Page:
Every classroom has its handful of personalities that make it memorable and distinct—this makes teaching both fun and frustrating at the same time. All of these students add flavor to the classroom, but at times, they may need help or encouragement to mature in one area or another.
As we emphasize a growth mindset in the classroom, we can help to support them in this. A student who lacks leadership skills may need to be encouraged to voice their opinion, or a student who is overly competitive may need help to learn how to be a good sport when losing.
Here is an approach to our students that we work with every day that helps us to relate to a few of these “stereotypical” types of kids. Keep in mind that this isn’t intended to make fun of any student, but to acknowledge that we all have areas of growth. We don’t want to just “be annoyed” by excessive sneezing, grouchiness, or shyness—these can be warning signs of other issues that we should keep an eye on. Most of the time though, these small quirks from our students become endearing over time.
Read through the list and see if you recognize any current or former students who would qualify as one of the Seven Dwarfs:
Bashful: This student struggles to make eye contact, speak loudly, and may even jump at his own shadow. The bashful student is usually easy to manage in the classroom, but they can also be hard to engage. The area of growth for this student is pretty clear: Developing comfort with social skills in the classroom. It’s important for this student to learn assertiveness and body language that can convey confidence.
Grumpy: We shouldn’t confuse the grumpy student with a depressed or anxious student—these are very different things. When I say grumpy, I’m talking more about those who are pessimistic and negative. This student complains when outdoor recess is too hot, too cold, too windy, not windy enough, or if they have to stay inside for indoor recess. This student can grow by finding the good in situations, and naming positive traits about something or someone can help to cultivate this mindset.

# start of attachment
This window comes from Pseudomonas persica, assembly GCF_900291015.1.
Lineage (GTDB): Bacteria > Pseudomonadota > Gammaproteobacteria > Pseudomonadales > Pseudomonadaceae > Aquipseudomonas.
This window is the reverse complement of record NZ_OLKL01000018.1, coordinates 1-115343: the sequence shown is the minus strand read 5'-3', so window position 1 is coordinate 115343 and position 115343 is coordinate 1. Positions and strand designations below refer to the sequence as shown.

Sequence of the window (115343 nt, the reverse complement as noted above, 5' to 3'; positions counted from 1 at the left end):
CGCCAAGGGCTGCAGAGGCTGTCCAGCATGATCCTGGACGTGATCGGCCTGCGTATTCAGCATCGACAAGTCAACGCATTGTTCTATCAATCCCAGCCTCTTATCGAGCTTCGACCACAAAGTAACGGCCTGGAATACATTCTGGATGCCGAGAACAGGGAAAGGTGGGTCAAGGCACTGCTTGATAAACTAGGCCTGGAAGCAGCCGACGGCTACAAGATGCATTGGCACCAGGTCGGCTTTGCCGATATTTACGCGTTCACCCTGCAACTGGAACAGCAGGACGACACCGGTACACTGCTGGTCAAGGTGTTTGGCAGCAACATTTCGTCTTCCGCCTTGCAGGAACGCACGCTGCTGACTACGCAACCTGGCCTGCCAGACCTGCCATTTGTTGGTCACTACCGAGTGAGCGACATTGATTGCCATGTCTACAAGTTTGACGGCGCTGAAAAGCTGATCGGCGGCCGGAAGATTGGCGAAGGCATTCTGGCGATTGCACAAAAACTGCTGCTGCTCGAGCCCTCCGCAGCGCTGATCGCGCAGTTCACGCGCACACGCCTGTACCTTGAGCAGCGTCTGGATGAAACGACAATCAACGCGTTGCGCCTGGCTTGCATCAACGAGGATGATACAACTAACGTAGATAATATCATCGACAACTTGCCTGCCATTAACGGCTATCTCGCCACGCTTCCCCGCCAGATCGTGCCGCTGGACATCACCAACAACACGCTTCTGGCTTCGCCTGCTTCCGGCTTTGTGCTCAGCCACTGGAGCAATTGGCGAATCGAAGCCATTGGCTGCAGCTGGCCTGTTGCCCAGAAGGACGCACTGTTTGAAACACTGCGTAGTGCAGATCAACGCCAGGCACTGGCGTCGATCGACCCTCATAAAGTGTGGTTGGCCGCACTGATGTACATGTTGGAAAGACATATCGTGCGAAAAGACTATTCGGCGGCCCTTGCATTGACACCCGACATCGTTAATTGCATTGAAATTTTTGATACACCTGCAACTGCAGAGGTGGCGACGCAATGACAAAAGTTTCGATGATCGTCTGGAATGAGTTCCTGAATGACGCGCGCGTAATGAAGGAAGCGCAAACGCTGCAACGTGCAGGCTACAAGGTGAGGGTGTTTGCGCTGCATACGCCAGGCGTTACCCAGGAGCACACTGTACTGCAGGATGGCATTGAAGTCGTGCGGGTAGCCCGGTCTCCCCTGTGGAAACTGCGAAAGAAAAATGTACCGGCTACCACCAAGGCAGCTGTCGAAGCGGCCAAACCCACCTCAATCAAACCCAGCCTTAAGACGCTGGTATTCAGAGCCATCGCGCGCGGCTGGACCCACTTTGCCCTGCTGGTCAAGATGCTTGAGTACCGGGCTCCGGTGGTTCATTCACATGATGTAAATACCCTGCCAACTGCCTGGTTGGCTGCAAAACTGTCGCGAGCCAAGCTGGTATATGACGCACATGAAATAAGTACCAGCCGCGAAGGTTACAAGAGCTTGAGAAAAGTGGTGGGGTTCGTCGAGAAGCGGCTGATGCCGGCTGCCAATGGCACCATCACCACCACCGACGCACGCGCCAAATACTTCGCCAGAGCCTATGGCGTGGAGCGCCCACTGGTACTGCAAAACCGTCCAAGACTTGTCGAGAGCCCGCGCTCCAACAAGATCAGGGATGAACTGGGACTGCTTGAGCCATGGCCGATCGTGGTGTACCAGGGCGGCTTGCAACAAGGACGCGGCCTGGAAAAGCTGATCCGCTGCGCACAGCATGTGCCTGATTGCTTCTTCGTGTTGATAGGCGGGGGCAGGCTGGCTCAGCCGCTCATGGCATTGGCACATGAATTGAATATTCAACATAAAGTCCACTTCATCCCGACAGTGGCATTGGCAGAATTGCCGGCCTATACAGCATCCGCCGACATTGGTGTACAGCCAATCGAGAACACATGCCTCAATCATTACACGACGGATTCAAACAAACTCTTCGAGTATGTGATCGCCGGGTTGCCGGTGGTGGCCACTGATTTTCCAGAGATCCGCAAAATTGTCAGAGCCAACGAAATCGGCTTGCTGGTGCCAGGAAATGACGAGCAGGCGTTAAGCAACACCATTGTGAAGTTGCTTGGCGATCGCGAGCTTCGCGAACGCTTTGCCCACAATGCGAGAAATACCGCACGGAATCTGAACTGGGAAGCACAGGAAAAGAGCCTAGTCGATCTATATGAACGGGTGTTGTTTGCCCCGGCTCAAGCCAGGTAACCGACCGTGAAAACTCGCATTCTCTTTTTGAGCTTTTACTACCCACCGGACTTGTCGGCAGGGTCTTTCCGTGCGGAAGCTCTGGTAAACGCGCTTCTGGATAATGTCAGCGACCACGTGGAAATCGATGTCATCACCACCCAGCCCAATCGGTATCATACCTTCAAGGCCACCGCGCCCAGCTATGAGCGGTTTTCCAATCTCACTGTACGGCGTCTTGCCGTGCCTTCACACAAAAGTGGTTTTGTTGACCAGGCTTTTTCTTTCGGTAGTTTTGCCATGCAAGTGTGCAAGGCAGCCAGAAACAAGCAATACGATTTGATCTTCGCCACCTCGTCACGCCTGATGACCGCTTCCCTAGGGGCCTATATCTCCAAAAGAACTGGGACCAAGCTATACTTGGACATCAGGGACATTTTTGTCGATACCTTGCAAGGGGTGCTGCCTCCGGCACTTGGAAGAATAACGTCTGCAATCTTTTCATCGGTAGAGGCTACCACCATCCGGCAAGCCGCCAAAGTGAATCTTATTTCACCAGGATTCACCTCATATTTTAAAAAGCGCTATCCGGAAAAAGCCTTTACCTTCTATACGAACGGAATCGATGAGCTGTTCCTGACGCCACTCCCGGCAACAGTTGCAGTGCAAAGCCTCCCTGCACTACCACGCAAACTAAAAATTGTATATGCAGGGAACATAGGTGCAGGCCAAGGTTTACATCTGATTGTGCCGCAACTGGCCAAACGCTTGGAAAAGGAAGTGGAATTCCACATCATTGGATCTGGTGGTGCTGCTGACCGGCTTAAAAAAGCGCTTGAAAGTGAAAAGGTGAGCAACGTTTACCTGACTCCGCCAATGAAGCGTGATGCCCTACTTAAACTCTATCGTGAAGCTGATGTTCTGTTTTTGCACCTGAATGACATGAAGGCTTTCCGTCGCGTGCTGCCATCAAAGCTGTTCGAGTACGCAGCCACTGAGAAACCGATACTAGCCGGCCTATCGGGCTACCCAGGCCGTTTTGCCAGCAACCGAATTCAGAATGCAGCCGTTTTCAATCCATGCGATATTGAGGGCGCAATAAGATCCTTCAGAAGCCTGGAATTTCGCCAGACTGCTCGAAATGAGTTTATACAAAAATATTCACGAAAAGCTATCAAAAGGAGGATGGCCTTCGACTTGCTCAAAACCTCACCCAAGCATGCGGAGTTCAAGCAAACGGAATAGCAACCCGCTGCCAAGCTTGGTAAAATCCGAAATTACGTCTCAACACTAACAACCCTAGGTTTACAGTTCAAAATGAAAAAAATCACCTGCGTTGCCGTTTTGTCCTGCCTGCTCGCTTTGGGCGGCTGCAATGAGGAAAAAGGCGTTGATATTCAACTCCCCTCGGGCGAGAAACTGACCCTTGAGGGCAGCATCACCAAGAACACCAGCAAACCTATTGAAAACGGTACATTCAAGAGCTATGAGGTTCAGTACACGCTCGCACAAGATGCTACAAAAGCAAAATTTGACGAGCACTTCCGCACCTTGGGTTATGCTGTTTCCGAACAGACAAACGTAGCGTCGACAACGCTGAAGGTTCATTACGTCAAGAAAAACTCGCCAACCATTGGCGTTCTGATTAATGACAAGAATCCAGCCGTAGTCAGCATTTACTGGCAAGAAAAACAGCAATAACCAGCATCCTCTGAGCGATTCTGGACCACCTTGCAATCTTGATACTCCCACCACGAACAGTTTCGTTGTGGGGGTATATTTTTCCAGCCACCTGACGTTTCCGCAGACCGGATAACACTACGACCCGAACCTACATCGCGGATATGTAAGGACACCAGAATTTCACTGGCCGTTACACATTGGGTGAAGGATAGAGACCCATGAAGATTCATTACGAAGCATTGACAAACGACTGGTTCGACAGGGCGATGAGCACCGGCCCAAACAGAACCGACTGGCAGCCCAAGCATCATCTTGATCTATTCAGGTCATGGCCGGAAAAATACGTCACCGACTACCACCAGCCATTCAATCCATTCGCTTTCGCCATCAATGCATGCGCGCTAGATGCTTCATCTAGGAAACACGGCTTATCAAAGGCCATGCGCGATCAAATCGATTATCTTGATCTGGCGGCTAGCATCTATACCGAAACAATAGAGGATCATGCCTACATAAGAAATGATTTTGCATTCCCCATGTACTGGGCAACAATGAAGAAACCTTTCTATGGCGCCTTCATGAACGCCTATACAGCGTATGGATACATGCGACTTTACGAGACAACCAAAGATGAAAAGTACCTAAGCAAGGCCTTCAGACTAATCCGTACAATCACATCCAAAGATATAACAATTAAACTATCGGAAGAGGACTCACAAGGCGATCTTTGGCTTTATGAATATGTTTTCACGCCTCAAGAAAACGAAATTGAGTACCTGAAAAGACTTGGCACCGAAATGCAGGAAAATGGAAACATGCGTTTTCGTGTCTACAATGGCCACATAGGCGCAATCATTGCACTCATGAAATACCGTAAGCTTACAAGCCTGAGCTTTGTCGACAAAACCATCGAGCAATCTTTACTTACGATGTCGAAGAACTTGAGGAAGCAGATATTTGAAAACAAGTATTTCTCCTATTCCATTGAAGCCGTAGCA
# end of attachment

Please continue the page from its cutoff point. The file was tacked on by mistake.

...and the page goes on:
Sleepy: Head down, eyes drooping, and lethargic, this student could use a nap most days. There is a chance that the student isn’t getting his or her basic needs met, so this is one to keep an eye on. However, if it is just a matter of too much Fortnite the night before, that is another story. This student may need to stand or take frequent breaks. An area of growth could be a bedtime or morning routine plan.
Sneezy: This student probably has the box of tissues already on his or her desk and is always sneezing. Again, it can be something to keep an eye on (I have been in schools with mold issues before that cause this), but sometimes is just a student who sneezes easily. There is also a good chance the sneeze is highly distracting—the classroom “Sneezy” wouldn’t have it any other way!
Doc: This student, though highly compassionate, tends to “mother” the other students all of the time (the term “mother” can work for both boys and girls in this situation). If ever there is a twisted ankle on the playground, you know that “Doc” will be there to help the student limp into the nurse’s office. Doc is highly compassionate, which is good, but may need to grow in the area of knowing limitations. Students are not always helpful when giving attention to other students for small things, so Doc should learn what is a “big deal” and needs help versus what can be ignored.
Happy: There is nothing wrong with a happy student in the classroom, right? Probably so, but at times, the area of growth for “Happy” is to be able to empathize with students who feel stress or negative emotions. Some students who are naturally optimistic and jovial have a hard time relating to anyone who is not the same.
Dopey: We won’t call any students "Dopey" because all kids can learn and grow!
There are many other lists of dwarves, and therefore many other types of personalities of students that we see on a daily basis. The point being that this list isn’t comprehensive, rather it is more of a sampling of different types of kids who each have strengths and areas for improvement. From the Kleenex box next to Sneezy to the bandage-pushing Doc, we develop a love and care for all our kids—even those who need the most support.
Looking for more classroom tips and education trends as you ease into the school year? Be sure to subscribe to our Educator blog.